Though Healing Cancer's primary goal is to promote the idea that disease can be prevented and cured with healthy eating, it gives equal time to exposing the medical establishment's seamy underbelly. Anderson accuses organizations like the American Medical Association and American Cancer Society of deceiving the public about risk rates and the effectiveness of standard treatments, as well as trying to destroy the credibility (and worse) of those who promote alternative medicine, in order to protect their financial interests. Do those sound like outrageous claims? Maybe. But to paraphrase Chris Rock: there's no money in a cure.
Even if you dismiss Anderson's point of view, it's hard to argue that he hasn't done his homework. The movie is overfilled with interviews, quotes, and testimonials from doctors, Nobel Prize winners, nutritionists, and cancer survivors. Anderson's desire to break what he sees as the medical industry's headlock on information is at times overwhelming. While I appreciate his wanting to support his argument with evidence, one of Healing's biggest problems is that it pounds the audience into submission with facts and figures. Anderson could have gotten the same points across with less repetition and fewer quotes (if I want to read, I'll open a book). With a little more time in the editing room, Healing Cancer could have been a more streamlined and effective film, at a more reasonable running time than its current 126 minutes.
Healing is at its worst when it lampoons the medical establishment with heavy-handed audiovisual cues, and chapter titles like "Trick$ of the Trade." In the face of rising gas prices and record oil company profits, people are ready to be suspicious about corporate greed—even in the medical industry. Anderson may feel he's fighting an uphill battle against public perception, but recent high-profile lawsuits against pharmaceutical companies like Pfizer and Merck means he shouldn't have to work so hard to demonize the opposition—or rely on stock photos of surgeons holding bloody chainsaws to make his point.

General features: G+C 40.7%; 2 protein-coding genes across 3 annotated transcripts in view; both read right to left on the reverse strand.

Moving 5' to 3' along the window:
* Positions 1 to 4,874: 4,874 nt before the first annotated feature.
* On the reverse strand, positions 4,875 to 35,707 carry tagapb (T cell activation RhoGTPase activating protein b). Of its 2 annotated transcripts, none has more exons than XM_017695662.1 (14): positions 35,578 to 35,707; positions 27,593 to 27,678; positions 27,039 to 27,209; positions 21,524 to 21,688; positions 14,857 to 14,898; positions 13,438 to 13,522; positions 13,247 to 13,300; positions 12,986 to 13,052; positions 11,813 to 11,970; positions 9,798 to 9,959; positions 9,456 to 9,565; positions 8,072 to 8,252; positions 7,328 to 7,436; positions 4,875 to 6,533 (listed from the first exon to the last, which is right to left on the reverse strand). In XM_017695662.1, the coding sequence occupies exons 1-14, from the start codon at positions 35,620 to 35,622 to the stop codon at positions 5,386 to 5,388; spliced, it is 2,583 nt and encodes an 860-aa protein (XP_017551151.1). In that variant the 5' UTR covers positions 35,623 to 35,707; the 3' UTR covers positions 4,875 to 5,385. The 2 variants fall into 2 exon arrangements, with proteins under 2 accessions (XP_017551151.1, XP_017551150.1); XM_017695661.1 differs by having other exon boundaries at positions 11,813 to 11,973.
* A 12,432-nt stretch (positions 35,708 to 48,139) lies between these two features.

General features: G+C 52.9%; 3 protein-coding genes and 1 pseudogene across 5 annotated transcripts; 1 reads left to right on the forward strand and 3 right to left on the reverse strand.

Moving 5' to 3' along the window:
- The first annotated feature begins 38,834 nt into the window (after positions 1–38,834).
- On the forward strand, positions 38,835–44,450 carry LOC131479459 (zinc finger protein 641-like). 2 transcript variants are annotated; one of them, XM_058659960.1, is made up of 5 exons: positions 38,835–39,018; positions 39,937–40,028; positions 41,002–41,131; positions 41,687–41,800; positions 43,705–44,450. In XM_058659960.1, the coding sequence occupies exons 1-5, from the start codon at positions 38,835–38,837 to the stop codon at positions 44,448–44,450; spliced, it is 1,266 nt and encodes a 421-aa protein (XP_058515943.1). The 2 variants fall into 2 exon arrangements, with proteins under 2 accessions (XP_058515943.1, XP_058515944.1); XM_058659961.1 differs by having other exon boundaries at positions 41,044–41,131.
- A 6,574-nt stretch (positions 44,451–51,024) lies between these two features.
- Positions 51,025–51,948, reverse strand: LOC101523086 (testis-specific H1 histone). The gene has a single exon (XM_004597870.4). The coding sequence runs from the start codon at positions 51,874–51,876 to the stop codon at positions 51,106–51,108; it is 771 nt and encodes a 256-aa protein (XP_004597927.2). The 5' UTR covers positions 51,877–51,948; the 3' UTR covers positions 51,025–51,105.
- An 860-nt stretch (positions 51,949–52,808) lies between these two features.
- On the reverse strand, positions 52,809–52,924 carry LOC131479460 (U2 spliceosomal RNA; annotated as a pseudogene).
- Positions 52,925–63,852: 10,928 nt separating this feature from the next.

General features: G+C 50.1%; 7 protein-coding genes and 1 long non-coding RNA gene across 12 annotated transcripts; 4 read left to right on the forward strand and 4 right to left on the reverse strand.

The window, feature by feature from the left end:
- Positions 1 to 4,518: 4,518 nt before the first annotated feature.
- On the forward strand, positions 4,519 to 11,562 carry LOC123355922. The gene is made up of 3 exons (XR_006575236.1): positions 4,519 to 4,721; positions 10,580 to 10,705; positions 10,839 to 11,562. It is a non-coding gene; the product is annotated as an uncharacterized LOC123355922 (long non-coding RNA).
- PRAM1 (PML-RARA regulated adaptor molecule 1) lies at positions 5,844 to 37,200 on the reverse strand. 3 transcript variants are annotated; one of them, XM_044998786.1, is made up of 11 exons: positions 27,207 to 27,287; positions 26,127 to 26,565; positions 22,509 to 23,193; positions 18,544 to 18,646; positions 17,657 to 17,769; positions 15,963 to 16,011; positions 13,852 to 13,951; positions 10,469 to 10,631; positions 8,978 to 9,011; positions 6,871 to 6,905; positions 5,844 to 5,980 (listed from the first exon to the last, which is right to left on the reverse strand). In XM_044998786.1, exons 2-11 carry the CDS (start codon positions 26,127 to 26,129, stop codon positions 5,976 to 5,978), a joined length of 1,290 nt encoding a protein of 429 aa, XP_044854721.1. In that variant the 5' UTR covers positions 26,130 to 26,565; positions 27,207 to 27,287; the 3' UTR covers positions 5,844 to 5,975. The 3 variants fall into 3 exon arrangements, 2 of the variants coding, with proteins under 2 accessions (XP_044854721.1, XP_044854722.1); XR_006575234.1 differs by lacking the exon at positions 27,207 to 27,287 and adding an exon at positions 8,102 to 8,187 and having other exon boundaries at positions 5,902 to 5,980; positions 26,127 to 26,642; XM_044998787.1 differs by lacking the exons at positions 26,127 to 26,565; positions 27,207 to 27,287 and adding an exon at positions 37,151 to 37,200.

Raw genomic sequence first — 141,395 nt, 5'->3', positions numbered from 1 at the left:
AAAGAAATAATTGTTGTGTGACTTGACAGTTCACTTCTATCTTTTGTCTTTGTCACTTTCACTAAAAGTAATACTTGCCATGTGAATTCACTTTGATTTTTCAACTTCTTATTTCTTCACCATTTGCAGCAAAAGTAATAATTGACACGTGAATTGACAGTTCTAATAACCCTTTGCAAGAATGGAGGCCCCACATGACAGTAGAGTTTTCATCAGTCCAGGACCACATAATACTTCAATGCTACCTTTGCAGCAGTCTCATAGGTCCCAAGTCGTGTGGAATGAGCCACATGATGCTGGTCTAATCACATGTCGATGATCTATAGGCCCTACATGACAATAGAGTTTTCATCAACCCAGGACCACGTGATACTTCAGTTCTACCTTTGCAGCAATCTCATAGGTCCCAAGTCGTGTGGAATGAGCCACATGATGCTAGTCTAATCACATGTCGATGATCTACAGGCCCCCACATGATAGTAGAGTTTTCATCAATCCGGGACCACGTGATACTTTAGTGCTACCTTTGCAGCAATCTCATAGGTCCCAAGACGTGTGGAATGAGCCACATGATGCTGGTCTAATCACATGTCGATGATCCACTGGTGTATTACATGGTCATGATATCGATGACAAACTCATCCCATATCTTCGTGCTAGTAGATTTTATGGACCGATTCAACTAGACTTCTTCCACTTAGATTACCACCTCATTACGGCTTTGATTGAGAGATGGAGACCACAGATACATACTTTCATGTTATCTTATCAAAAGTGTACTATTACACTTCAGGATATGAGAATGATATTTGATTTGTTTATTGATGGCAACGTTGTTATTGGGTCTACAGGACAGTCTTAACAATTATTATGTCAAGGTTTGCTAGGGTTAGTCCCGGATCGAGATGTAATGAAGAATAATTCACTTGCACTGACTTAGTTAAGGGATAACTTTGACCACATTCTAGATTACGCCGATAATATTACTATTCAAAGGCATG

Healing Cancer is a compelling DVD because it clearly defines an alternative to the media's usual message. Even if you disagree with Anderson, or are turned off by the way he presents the opposing viewpoint as being part of a "cancer industry" that has a "tumor fetish" and "worships animal protein," getting a different perspective on a problem like cancer is worthwhile. Just because he succumbs to hyperbole doesn't mean the other side doesn't do the same thing.
It's a good thing the message in Healing Cancer is so strong, because the presentation is not. Though Anderson does a fairly good job of organizing his material, the amateur filmmaker relies too heavily on stock imagery and static talking head shots. The new age synthesized music is about on par with the video. It works, but certainly doesn't do the film any favors. It's important to come to a movie like this with the right expectations. As much as he may want to be, Anderson is no Michael Moore.
There are growing numbers of people out there supporting new views of medicine and diet. "Health foods" are available in most grocery stores, and junky snacks are starting to kick trans fats to the curb. Even infant immunizations (which some studies link to autism) are getting a second look, thanks to active groups of concerned parents. Healing Cancer takes on something far more controversial, at the very least because cancer is a terrifying disease that has touched so many lives. Whatever you think about the film, these ideas deserve to be considered and discussed, because when it comes to medicine, it's always good to get a second opinion.